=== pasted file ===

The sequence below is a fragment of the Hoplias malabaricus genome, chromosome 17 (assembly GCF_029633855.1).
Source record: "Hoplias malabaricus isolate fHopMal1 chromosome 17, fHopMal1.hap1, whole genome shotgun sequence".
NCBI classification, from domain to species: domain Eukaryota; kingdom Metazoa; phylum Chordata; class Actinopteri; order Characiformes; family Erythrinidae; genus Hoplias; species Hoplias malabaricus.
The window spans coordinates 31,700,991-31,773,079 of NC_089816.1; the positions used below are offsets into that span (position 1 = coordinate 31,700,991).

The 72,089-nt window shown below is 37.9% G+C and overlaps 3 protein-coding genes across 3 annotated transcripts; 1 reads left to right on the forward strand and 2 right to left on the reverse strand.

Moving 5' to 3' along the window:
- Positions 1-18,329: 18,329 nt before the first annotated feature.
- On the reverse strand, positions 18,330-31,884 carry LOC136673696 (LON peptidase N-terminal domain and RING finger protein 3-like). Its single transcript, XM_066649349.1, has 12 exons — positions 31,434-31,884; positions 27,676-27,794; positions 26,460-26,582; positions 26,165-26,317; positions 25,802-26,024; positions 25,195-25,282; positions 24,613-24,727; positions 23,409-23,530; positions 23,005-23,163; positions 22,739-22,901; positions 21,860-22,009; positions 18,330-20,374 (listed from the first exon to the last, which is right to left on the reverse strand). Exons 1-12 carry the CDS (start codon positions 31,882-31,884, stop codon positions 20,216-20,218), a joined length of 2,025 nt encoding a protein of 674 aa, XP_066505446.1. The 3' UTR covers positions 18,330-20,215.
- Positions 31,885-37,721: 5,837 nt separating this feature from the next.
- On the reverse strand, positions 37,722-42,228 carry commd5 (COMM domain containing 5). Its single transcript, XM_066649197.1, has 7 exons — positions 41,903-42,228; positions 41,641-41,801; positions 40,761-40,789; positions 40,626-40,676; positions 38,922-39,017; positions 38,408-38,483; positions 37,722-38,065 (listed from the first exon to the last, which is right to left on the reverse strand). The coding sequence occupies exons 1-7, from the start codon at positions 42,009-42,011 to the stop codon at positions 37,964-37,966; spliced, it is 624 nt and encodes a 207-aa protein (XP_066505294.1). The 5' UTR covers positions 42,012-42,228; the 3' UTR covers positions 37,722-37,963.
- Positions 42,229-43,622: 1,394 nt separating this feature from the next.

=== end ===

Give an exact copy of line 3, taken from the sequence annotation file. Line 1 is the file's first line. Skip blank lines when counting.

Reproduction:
NCBI classification, from domain to species: domain Eukaryota; kingdom Metazoa; phylum Chordata; class Actinopteri; order Characiformes; family Erythrinidae; genus Hoplias; species Hoplias malabaricus.